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The orbital periods, scaled frequencies, and musical notes of Saturn’s major moons. The frequencies have been increased by 27 octaves from their true values by astrophysicists at the University of Toronto so they can be heard by human ears. Credit: SYSTEM Sounds/NASA/JPL-Caltech/Elisabetta Bonora/Marco Faccin
After centuries of looking with awe and wonder at the beauty of Saturn and its rings, we can now listen to them, thanks to the efforts of astrophysicists at the University of Toronto (U of T).
“To celebrate the Grand Finale of NASA’s Cassini mission next month, we converted Saturn’s moons and rings into two pieces of music,” says astrophysicist Matt Russo, a postdoctoral researcher at the Canadian Institute for Theoretical Astrophysics (CITA) in the Faculty of Arts & Science at U of T.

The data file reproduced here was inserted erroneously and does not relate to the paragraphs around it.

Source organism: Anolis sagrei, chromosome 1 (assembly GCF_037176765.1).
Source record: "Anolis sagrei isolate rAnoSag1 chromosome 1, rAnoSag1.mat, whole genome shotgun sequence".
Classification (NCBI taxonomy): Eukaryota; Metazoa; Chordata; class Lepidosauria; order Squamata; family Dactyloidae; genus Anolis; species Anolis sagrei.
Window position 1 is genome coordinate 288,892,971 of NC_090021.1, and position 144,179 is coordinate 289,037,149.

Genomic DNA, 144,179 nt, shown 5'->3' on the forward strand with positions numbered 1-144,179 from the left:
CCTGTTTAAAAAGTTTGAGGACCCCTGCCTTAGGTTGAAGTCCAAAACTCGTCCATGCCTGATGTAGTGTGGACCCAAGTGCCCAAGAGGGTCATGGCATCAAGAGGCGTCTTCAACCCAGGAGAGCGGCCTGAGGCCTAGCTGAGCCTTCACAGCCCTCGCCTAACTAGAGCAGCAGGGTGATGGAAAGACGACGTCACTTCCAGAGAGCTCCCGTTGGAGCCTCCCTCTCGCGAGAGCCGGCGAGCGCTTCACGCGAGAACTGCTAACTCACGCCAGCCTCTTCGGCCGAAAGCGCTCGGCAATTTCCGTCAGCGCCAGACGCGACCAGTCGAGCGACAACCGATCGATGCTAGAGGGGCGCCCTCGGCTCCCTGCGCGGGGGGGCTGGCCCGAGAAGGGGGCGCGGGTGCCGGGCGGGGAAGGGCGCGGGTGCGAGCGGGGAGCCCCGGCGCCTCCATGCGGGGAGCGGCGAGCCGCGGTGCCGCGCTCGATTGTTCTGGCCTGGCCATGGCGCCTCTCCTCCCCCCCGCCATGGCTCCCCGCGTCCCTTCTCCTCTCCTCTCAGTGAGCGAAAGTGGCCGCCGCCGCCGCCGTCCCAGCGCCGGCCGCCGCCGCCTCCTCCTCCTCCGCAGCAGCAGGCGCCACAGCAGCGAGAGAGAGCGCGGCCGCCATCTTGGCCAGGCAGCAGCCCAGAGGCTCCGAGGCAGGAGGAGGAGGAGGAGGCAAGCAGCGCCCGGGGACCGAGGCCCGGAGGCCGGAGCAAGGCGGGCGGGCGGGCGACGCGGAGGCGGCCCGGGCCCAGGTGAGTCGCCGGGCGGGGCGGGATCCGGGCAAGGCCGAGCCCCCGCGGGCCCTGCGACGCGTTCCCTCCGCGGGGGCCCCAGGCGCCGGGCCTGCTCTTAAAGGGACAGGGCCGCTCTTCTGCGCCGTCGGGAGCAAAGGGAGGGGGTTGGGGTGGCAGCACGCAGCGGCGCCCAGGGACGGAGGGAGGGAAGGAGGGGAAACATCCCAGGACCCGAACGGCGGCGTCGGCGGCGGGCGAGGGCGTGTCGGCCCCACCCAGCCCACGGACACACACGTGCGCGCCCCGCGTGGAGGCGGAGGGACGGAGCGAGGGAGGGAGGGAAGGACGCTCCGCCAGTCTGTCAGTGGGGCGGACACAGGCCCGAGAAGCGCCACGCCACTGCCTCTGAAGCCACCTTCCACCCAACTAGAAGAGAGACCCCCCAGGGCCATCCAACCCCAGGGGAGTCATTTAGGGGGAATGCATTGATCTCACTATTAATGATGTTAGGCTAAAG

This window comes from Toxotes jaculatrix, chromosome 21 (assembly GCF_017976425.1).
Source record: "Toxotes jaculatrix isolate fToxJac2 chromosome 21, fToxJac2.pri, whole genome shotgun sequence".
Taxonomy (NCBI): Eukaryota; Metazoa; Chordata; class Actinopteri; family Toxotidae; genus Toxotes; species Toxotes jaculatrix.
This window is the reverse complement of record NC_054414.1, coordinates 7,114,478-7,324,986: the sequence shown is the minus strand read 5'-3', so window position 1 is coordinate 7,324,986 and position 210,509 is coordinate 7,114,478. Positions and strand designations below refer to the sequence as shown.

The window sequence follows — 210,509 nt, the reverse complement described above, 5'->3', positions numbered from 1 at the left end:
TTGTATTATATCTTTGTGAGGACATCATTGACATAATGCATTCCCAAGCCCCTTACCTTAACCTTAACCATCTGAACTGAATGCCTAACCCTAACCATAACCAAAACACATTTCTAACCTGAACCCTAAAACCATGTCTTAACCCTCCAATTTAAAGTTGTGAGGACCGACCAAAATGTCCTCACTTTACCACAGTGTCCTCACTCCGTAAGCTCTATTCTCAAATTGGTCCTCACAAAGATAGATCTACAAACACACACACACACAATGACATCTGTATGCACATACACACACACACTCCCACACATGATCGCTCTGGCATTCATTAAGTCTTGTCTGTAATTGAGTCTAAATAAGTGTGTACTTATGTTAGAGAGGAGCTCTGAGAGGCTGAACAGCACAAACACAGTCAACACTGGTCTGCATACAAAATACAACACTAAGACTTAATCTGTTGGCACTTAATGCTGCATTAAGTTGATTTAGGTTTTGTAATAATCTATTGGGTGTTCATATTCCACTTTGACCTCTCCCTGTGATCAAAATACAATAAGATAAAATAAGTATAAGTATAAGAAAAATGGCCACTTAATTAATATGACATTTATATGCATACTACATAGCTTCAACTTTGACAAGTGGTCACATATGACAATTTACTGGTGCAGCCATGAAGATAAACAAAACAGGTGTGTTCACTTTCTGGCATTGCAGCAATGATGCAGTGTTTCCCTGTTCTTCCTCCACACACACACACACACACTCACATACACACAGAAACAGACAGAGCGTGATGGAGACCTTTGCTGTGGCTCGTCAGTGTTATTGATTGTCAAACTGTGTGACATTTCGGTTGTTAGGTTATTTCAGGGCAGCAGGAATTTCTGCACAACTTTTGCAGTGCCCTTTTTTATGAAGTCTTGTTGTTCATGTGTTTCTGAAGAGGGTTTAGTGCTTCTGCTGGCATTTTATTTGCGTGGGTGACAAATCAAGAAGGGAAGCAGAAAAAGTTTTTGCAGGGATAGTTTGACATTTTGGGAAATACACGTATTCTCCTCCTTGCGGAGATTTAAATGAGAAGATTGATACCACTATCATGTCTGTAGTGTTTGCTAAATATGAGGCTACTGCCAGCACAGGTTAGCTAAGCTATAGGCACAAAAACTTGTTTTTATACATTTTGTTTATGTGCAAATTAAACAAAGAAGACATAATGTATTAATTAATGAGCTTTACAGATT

The conversion to music is made possible by orbital resonances, which occur when two objects execute different numbers of complete orbits in the same time, so that they keep returning to their initial configuration. The rhythmic gravitational tugs between them keep them locked in a tight repeating pattern which can also be converted directly into musical harmony.
“Wherever there is resonance there is music, and no other place in the solar system is more packed with resonances than Saturn,” says Russo.
This article and images were originally posted on [Phys.org – latest science and technology news stories] August 30, 2017 at 10:33AM
Credit to Author and Phys.org